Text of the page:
Harvard Med School CIO Halamka exiting big job

Citing some of the major information technology challenges Harvard medical researchers face, Dr. John Halamka, a nationally recognized IT expert, says that he plans to leave his post as CIO of Harvard Medical School. Halamka, who plans to keep his job as CIO of Beth Israel Deaconess Medical Center in Boston, made the news public on his blog, saying that "the science of medicine at Harvard Medical School (HMS) is becoming more computationally intensive."

Halamka, a physician, has been a top advisor to the U.S. government as it pushes for doctors across the country to implement electronic health records.

Harvard Medical School is one of the top life sciences research institutions in the Boston area, if not the world. And Halamka points out just how different the computational demands between HMS and the Beth Israel hospital are. At HMS, for example, whole genome analysis tools and microscope image data require huge amounts of storage capacity as well as specialized infrastructure. At Beth Israel, there are several new standards in healthcare that call for the hospital to take different types of IT-related measures.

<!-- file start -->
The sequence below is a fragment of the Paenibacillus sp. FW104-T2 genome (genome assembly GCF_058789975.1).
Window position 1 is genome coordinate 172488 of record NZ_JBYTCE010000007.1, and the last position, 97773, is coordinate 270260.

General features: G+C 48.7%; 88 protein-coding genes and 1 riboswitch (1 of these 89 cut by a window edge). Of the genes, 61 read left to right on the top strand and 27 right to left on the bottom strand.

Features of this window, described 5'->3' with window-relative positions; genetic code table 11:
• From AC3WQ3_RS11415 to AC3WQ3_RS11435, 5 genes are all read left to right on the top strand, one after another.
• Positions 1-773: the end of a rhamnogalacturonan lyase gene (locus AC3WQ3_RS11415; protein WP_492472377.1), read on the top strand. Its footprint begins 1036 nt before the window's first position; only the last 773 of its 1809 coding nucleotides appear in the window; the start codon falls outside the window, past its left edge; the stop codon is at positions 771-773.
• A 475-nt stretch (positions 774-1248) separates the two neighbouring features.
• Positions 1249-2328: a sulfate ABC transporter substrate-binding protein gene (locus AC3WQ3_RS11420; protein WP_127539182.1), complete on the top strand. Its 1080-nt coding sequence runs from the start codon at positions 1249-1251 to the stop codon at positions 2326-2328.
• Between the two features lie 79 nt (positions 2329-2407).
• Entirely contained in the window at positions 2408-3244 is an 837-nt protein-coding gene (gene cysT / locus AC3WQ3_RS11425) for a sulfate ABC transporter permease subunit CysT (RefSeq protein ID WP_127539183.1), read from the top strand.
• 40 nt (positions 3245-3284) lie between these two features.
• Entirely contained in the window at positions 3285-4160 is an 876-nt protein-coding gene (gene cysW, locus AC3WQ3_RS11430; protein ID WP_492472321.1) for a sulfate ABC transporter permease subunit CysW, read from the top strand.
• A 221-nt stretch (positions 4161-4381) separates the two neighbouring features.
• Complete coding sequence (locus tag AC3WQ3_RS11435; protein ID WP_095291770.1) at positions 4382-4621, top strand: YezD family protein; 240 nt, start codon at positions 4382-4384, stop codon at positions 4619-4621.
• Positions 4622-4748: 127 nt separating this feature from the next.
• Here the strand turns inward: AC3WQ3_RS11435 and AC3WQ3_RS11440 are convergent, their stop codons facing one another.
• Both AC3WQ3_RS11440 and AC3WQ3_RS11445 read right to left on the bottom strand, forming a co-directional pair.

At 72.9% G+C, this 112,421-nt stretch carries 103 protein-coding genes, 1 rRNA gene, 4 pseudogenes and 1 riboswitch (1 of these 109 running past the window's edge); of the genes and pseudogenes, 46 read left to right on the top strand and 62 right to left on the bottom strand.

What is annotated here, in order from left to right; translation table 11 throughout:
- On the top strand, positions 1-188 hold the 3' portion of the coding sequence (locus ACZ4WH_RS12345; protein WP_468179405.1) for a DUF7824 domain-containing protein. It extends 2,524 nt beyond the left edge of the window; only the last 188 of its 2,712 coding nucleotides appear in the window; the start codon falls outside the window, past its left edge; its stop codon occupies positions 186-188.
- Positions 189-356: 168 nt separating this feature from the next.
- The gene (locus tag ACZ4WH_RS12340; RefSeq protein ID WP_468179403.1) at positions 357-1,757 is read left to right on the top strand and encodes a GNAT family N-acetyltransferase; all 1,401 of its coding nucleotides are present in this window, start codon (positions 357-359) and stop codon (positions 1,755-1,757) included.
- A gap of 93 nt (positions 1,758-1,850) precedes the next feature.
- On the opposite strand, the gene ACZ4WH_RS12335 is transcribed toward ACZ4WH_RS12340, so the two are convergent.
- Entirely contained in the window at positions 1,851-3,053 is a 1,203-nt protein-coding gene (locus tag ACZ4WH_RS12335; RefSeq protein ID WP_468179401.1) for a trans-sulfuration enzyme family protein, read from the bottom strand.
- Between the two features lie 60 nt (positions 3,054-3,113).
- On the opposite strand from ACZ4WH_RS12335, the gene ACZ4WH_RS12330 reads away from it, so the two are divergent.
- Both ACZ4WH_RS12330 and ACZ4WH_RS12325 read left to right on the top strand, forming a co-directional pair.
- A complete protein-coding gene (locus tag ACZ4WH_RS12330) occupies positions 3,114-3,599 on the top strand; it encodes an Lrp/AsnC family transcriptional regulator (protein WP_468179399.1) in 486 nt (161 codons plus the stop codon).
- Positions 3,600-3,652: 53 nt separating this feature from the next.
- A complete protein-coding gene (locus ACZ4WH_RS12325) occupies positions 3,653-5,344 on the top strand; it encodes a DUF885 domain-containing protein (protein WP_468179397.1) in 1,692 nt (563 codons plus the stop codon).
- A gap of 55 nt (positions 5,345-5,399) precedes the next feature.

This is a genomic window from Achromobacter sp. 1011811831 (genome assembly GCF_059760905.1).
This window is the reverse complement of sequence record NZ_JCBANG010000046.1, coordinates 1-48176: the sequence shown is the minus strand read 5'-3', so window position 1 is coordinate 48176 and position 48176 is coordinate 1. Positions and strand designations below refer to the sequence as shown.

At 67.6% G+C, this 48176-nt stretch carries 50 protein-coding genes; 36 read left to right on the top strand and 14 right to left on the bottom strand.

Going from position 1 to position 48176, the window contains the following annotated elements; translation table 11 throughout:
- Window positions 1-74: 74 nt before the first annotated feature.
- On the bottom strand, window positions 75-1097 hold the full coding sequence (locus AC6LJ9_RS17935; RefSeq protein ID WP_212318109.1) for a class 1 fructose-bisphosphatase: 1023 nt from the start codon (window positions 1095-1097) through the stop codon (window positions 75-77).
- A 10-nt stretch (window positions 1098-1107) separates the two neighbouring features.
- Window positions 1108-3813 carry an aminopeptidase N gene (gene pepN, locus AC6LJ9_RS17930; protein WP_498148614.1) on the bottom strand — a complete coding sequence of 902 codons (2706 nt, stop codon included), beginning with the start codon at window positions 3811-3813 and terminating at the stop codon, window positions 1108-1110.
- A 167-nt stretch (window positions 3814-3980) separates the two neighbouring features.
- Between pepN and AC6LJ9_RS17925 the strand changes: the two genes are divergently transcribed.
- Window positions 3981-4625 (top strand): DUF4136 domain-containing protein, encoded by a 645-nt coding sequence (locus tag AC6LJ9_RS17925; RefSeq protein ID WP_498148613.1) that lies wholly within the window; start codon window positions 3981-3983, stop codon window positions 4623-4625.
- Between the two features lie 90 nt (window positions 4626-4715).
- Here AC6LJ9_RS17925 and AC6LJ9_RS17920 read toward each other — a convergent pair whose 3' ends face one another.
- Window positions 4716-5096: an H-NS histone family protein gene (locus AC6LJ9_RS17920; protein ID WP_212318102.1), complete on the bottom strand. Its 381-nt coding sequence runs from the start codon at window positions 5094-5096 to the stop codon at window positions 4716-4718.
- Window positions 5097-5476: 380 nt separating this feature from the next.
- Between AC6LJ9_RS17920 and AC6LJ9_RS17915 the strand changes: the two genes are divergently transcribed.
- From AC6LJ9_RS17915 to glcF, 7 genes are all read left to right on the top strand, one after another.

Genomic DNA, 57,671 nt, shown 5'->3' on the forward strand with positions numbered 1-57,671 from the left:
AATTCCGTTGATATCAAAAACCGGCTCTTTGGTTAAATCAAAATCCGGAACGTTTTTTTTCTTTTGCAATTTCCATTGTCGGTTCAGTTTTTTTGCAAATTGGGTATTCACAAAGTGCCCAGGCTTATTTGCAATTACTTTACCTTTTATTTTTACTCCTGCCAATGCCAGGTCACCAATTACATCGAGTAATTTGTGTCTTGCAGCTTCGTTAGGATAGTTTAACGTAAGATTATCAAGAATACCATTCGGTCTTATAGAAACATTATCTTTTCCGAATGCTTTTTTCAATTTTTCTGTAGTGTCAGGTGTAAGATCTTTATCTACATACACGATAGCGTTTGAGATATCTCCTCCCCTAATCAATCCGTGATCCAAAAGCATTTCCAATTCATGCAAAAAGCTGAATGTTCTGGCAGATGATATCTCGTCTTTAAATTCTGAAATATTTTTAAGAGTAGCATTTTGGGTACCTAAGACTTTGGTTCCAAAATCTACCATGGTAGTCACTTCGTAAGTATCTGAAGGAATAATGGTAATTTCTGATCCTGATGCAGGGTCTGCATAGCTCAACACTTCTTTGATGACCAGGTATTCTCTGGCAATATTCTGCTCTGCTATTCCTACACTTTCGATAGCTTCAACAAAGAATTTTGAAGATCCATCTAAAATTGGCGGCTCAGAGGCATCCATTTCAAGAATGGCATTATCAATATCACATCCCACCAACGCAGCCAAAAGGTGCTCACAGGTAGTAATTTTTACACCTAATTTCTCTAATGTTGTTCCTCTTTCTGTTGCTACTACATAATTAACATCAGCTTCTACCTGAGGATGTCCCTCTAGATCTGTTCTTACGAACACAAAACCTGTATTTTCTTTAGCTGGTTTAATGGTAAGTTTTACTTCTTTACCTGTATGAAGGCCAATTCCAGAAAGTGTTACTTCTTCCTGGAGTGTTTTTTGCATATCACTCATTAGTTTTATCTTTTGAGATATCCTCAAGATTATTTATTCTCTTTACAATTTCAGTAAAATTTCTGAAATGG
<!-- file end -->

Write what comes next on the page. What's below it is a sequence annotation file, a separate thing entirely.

"I believe that [HMS] requires a full-time dedicated CIO with a skill set in highly scalable infrastructure and the tools needed to support emerging science," Halamka wrote.

He writes that he'll be working with HMS to find his replacement as well as serving the dean of the medical school on certain tech initiatives. In any case, there appears to be an opening at the school for his successor, who would have some very big shoes to fill.

- read Halamka's post
- here's Mass High Tech's report

Suggested Articles

There's no evidence personal patient information leaked during the 11-week breach, but the same can't be said about Sangamo's own secrets.

Through a new online tracker, AllTrials names sponsors who fail to report clinical trial results on time per the FDAAA Final Rule.

The new solution aims to streamline the incorporation of human genomic data into clinical trial designs.